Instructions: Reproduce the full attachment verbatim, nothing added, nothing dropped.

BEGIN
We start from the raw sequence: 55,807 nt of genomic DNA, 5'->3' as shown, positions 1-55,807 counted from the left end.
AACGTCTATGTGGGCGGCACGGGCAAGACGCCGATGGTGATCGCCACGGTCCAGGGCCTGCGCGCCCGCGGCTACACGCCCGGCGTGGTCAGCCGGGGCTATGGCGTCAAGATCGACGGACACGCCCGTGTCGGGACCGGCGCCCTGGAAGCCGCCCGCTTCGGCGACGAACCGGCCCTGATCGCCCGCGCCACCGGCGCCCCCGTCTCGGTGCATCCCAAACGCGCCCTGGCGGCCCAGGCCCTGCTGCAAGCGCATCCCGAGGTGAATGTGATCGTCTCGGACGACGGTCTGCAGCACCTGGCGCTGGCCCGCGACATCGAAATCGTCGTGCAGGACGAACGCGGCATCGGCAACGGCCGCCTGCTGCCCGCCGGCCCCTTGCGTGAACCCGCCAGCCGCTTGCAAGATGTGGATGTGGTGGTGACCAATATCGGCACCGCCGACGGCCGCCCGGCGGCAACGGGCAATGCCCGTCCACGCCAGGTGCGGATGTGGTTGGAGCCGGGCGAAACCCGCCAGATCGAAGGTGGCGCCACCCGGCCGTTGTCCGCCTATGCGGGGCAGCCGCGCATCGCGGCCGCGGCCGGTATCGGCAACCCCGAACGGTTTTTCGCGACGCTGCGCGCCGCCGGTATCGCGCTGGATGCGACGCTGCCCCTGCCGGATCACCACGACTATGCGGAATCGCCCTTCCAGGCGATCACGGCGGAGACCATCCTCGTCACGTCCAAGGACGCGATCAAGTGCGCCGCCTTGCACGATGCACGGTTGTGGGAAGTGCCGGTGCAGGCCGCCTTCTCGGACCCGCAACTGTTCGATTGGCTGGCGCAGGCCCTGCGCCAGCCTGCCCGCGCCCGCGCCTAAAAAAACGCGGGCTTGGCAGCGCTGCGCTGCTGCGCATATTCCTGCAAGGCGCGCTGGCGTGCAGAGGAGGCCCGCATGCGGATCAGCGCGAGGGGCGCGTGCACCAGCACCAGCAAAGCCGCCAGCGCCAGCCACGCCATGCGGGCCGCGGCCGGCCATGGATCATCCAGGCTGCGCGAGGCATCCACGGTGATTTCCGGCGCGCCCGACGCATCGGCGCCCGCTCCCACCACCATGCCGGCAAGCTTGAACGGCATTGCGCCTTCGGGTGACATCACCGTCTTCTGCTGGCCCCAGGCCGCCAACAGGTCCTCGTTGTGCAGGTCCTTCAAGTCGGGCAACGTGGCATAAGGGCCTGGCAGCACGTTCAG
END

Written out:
We start from the raw sequence: 55,807 nt of genomic DNA, 5'->3' as shown, positions 1-55,807 counted from the left end.
AACGTCTATGTGGGCGGCACGGGCAAGACGCCGATGGTGATCGCCACGGTCCAGGGCCTGCGCGCCCGCGGCTACACGCCCGGCGTGGTCAGCCGGGGCTATGGCGTCAAGATCGACGGACACGCCCGTGTCGGGACCGGCGCCCTGGAAGCCGCCCGCTTCGGCGACGAACCGGCCCTGATCGCCCGCGCCACCGGCGCCCCCGTCTCGGTGCATCCCAAACGCGCCCTGGCGGCCCAGGCCCTGCTGCAAGCGCATCCCGAGGTGAATGTGATCGTCTCGGACGACGGTCTGCAGCACCTGGCGCTGGCCCGCGACATCGAAATCGTCGTGCAGGACGAACGCGGCATCGGCAACGGCCGCCTGCTGCCCGCCGGCCCCTTGCGTGAACCCGCCAGCCGCTTGCAAGATGTGGATGTGGTGGTGACCAATATCGGCACCGCCGACGGCCGCCCGGCGGCAACGGGCAATGCCCGTCCACGCCAGGTGCGGATGTGGTTGGAGCCGGGCGAAACCCGCCAGATCGAAGGTGGCGCCACCCGGCCGTTGTCCGCCTATGCGGGGCAGCCGCGCATCGCGGCCGCGGCCGGTATCGGCAACCCCGAACGGTTTTTCGCGACGCTGCGCGCCGCCGGTATCGCGCTGGATGCGACGCTGCCCCTGCCGGATCACCACGACTATGCGGAATCGCCCTTCCAGGCGATCACGGCGGAGACCATCCTCGTCACGTCCAAGGACGCGATCAAGTGCGCCGCCTTGCACGATGCACGGTTGTGGGAAGTGCCGGTGCAGGCCGCCTTCTCGGACCCGCAACTGTTCGATTGGCTGGCGCAGGCCCTGCGCCAGCCTGCCCGCGCCCGCGCCTAAAAAAACGCGGGCTTGGCAGCGCTGCGCTGCTGCGCATATTCCTGCAAGGCGCGCTGGCGTGCAGAGGAGGCCCGCATGCGGATCAGCGCGAGGGGCGCGTGCACCAGCACCAGCAAAGCCGCCAGCGCCAGCCACGCCATGCGGGCCGCGGCCGGCCATGGATCATCCAGGCTGCGCGAGGCATCCACGGTGATTTCCGGCGCGCCCGACGCATCGGCGCCCGCTCCCACCACCATGCCGGCAAGCTTGAACGGCATTGCGCCTTCGGGTGACATCACCGTCTTCTGCTGGCCCCAGGCCGCCAACAGGTCCTCGTTGTGCAGGTCCTTCAAGTCGGGCAACGTGGCATAAGGGCCTGGCAGCACGTTCAG